"Mental health challenges were already the leading cause of disability and poor life outcomes in young people, with up to one in five 3- to 17-year-olds in the US having a mental, emotional, developmental or behavioral disorder," says Tramaine EL-Amin, client experience officer with Mental Health First Aid. "Today, nearly 10% of youth under 25 experience major depression, and 75% don't receive any mental health treatment. And the impact of that is tragic. Suicide is the second-leading cause of death for youth ages 10 to 24."

Mental health troubles affect all ages in varying ways. Because of this, it's never too early to introduce the topics in an age-appropriate way.

If your child is exhibiting any of these symptoms, then it's time to talk:

  • Withdrawing from social situations or actively avoiding them. 
  • Focusing on fears and worries. 
  • Extreme irritability or out of control behavior. 
  • Significant changes in mood or personality. 
  • Changes in their grades or ability to concentrate. 
  • Regression in behavior -- wetting the bed or sucking their thumbs. 
  • Frequent stomach aches or headaches.
  • Destructive or self-harm behaviors.

"Start the conversation early and frequently," suggests Alvord. You want to observe their behavior and then respond accordingly, putting together an action plan to deal with the situation. As your child matures, the conversations will become more complex as their needs and understandings change. 

5 tips for talking about mental health for kids

We've established that it's best to talk to your children about mental health topics early and as often as you see fit. But that's often easier said than done. If you don't know where to start, you can use these tips to have a healthy conversation with your child.

1. Use straightforward communication

They aren't easy conversations to have, especially when you're concerned about your child's safety. You'll need to use an immense amount of self-control and tact.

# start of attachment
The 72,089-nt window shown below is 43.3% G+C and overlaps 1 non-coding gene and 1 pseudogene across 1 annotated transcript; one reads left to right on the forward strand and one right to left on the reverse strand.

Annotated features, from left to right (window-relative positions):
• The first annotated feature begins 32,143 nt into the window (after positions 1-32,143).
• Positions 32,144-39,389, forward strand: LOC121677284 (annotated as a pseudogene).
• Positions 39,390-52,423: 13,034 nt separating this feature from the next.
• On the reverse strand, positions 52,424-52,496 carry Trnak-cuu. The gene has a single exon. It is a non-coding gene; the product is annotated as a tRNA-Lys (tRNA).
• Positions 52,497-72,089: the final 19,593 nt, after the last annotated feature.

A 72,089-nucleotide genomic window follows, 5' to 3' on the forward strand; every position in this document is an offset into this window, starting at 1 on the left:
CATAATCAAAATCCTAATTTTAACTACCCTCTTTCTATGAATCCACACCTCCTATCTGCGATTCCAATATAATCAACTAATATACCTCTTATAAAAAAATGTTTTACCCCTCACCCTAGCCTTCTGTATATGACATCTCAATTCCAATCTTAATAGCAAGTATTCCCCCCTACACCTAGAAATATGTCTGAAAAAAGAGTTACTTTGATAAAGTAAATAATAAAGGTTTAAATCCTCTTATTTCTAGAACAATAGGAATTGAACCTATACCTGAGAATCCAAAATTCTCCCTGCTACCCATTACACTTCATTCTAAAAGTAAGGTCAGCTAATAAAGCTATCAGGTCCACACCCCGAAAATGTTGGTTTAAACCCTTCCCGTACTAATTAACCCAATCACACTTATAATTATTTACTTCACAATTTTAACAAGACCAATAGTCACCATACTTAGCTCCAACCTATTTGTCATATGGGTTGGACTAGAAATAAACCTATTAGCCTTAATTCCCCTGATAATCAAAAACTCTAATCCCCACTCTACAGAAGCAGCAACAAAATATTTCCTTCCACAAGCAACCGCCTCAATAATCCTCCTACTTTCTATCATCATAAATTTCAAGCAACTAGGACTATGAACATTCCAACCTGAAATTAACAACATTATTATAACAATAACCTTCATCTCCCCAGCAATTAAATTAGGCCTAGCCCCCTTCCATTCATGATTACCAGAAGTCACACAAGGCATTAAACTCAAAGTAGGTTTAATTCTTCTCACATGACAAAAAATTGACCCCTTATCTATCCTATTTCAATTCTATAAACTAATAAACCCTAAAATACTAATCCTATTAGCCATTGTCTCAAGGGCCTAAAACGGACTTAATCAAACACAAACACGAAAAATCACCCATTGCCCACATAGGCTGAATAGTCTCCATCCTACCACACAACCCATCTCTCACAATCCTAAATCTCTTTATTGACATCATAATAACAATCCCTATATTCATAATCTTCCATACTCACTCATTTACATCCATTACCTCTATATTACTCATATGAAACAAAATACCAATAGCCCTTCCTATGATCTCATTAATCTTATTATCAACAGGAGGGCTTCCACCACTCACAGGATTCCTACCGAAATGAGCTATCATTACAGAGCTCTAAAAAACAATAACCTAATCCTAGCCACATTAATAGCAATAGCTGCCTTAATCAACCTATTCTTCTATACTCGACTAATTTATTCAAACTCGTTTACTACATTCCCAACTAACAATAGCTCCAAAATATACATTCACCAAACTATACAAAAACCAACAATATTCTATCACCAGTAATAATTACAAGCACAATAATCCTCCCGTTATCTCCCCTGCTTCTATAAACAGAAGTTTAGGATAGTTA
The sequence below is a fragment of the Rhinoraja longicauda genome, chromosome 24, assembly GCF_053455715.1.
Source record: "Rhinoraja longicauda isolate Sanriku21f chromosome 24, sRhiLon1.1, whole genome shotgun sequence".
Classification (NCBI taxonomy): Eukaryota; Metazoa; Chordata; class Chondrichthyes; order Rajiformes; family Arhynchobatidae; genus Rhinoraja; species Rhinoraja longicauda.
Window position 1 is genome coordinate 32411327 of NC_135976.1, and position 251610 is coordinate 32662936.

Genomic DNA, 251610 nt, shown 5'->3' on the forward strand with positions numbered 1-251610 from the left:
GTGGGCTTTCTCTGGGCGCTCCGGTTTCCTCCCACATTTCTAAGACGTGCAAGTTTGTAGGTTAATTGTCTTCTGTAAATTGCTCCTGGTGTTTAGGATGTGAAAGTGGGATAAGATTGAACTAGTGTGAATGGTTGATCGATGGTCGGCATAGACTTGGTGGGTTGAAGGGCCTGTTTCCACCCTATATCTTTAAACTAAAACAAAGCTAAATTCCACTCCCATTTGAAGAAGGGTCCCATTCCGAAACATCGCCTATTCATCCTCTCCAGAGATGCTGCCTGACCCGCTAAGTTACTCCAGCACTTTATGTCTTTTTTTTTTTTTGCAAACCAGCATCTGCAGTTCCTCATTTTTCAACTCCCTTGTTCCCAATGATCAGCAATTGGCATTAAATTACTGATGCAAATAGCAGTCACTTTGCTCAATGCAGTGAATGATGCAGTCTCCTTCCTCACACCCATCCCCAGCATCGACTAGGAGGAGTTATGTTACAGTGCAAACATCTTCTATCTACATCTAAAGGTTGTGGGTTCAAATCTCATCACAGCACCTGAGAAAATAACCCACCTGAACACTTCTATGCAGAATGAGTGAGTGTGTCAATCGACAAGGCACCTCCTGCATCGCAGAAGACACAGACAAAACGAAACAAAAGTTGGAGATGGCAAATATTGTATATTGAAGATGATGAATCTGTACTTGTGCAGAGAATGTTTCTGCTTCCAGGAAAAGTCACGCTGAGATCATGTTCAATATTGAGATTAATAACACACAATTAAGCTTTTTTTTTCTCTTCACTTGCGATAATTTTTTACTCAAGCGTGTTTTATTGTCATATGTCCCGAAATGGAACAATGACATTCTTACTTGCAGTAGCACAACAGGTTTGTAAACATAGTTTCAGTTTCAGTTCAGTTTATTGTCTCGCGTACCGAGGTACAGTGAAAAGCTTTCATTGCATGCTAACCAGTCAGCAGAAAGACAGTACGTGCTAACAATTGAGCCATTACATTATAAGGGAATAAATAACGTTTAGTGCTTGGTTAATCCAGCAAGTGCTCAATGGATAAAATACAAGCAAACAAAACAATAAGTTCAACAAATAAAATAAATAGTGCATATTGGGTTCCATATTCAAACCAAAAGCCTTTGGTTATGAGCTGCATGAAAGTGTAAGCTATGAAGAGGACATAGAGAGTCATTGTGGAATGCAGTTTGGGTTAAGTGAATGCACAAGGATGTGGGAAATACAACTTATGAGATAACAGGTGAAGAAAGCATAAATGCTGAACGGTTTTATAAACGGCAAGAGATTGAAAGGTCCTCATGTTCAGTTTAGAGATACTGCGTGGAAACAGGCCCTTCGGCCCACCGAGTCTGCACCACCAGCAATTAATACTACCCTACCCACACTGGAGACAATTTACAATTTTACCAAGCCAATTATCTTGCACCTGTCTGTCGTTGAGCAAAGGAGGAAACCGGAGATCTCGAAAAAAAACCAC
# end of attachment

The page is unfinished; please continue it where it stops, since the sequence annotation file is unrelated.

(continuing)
"It's important to know that showing that you're concerned about their behaviors will not make things worse; it'll help acknowledge what they've been thinking and feeling, making you both more connected. Your role isn't to diagnose your child; keep your message simple: You've noticed behaviors that you are concerned about. You want to support them," says Jennifer Rothman, senior manager of Youth and Young Adult Initiatives at the National Alliance on Mental Illness

Using a straightforward and calm communication style is essential when talking about mental health topics. Rothman also mentioned that it's important to ensure that the language and detail you got into is appropriate for your child's age and developmental stage. 

You can expect to listen more than you talk. You want to avoid the urge to compare your experiences at that age to theirs. And always allow for silence during the conversation and listen.

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2. Give examples and help them identify what they are feeling

Giving your children the vocabulary to identify what they are feeling is crucial. And this can start as early as board books for toddlers. There are numerous books on the market that cover topics like feelings, anxiety and self-esteem. According to Alvord, you want to help your child see the connection between their emotions, thoughts and feelings. Books are a great place to start.